Black women represented just under 10 percent of the 208,587 uterine cancer cases diagnosed in the United States between 2000 and 2017, but they made up almost 18 percent of the nearly 16,797 uterine cancer deaths during that period, Dr. Clarke’s study found.
The uterine cancer death rate for Black women is 31.4 per 100,000 women ages 40 and up, compared with 15.2 per 100,000 for white women in the same age group, Dr. Clarke reported. (Comparable death rates for Asian American women were nine per 100,000, and for Hispanic Americans, 12.3 per 100,000.)
That makes uterine cancer an outlier, since progress has been made toward narrowing the racial gap in death rates from most cancers over the past two decades. Another National Cancer Institute report, published in JAMA Oncology in May, found that overall, death rates from cancer have declined steadily among Black Americans between 1999 and 2019, though they continue to be higher than those of other racial and ethnic groups.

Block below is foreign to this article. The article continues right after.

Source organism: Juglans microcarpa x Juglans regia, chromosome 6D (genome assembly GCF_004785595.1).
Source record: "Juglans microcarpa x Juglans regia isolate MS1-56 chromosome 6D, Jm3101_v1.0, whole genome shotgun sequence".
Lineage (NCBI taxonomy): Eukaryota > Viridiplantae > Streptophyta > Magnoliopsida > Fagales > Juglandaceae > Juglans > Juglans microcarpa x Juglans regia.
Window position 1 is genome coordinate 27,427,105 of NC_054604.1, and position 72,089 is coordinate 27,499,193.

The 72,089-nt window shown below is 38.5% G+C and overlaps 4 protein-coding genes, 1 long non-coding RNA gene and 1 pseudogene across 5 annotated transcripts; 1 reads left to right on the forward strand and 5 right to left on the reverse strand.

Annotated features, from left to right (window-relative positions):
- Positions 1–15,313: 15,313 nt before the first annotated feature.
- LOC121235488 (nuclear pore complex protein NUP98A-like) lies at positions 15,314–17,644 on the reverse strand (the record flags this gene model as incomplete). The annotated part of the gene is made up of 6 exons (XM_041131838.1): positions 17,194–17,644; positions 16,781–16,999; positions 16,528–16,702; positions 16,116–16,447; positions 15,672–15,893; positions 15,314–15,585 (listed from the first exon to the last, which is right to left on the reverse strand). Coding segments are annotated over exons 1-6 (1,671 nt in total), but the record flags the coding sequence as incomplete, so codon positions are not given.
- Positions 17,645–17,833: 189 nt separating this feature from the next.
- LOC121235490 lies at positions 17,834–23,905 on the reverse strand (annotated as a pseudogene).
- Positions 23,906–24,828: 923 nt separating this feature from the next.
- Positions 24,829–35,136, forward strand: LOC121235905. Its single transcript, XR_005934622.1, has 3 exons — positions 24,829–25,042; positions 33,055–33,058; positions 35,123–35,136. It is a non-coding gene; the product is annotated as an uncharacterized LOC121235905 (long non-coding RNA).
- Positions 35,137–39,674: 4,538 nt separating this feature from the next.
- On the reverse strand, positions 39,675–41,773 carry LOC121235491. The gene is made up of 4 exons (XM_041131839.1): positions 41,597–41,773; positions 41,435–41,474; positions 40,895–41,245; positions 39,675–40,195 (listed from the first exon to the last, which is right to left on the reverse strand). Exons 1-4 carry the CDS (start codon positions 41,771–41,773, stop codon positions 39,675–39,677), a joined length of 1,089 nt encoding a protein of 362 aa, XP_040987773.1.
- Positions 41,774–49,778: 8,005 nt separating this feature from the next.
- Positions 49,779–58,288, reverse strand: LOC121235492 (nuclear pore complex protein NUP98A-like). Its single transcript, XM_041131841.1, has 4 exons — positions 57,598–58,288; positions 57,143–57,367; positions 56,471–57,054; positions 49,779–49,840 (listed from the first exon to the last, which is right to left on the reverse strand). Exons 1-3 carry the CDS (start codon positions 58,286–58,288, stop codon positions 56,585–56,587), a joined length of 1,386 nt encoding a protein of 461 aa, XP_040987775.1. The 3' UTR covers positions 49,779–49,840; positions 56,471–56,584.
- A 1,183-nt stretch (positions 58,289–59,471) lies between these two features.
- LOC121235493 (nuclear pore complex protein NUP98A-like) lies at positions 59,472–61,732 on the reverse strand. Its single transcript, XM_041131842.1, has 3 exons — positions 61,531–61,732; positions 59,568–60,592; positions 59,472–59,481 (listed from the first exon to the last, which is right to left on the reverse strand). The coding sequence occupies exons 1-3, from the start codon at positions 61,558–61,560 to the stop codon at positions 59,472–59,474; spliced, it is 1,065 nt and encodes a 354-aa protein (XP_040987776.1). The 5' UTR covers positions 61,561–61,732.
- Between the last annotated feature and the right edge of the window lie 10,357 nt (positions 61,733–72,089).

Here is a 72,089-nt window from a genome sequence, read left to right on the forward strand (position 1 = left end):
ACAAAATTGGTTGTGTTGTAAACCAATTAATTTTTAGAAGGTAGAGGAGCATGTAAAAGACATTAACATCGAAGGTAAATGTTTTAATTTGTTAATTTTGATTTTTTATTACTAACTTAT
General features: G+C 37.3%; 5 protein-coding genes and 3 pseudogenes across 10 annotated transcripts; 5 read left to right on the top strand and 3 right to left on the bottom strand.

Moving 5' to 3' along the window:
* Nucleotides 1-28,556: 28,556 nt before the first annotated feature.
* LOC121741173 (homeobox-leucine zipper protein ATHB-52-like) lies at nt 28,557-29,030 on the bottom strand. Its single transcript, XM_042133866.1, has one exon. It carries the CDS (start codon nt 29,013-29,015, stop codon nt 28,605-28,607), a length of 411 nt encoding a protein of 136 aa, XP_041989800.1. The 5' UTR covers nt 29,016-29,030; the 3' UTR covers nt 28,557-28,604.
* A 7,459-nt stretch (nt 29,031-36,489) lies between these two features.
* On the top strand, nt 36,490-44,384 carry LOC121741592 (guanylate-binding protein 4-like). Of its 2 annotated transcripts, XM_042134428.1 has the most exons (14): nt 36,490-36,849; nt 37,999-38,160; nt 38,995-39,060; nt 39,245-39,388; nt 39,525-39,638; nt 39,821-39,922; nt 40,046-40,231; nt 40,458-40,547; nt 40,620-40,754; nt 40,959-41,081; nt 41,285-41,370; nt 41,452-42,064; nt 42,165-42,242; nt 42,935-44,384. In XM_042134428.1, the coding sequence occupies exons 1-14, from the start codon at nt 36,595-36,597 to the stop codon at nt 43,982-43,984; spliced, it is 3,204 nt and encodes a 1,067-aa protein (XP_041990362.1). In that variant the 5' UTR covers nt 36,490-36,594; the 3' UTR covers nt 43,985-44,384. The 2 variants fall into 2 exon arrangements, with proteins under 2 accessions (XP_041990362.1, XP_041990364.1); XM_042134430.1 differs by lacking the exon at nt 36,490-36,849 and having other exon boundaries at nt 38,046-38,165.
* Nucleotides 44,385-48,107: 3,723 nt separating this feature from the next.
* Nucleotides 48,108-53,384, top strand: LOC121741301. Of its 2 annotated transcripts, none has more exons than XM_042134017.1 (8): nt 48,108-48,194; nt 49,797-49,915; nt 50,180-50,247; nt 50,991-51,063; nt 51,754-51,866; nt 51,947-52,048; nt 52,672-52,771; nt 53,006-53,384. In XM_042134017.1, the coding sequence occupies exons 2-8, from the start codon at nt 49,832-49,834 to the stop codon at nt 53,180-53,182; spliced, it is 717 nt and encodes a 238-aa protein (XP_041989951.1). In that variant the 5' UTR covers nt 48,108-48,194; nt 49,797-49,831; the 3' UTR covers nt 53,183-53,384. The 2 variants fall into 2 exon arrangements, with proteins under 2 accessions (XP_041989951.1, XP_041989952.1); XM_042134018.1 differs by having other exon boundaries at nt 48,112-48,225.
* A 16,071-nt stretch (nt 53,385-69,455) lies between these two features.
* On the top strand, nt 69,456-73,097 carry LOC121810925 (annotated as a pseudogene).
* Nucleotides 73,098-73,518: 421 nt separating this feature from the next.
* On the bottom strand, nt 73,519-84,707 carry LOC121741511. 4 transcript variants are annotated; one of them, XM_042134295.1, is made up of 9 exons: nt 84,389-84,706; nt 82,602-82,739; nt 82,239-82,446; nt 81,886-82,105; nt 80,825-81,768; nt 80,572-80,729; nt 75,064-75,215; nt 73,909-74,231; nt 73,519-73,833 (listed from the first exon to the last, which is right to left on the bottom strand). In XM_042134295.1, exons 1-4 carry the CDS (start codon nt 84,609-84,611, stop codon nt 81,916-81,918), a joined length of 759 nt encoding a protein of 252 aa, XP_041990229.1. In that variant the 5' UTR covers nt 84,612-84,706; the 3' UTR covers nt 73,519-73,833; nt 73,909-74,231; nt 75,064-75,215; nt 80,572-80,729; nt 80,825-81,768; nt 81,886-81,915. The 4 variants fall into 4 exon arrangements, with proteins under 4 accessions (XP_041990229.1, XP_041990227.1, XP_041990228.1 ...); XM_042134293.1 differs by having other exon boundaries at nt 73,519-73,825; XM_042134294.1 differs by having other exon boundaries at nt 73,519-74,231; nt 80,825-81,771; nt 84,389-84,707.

The reasons for the increase in uterine cancer cases are not well understood. The most common form, endometrioid cancer, is associated with estrogen exposure, which is higher when obesity is present, and obesity rates have been rising in the United States.
But non-endometrioid cancer has increased in prevalence, too, and it is not linked to excess weight. Dr. Clarke’s study found that Black women are more likely to have this aggressive form of uterine cancer. They are less likely to be diagnosed early in the course of the illness, and their survival rates are worse no matter when they are diagnosed and what subtype of the cancer they have.
“At every stage of diagnosis, there are different outcomes,” said Dr. Karen Knudsen, chief executive of the American Cancer Society. “Are they getting access to the same quality of cancer care?” She has called for more research into the factors driving the trends.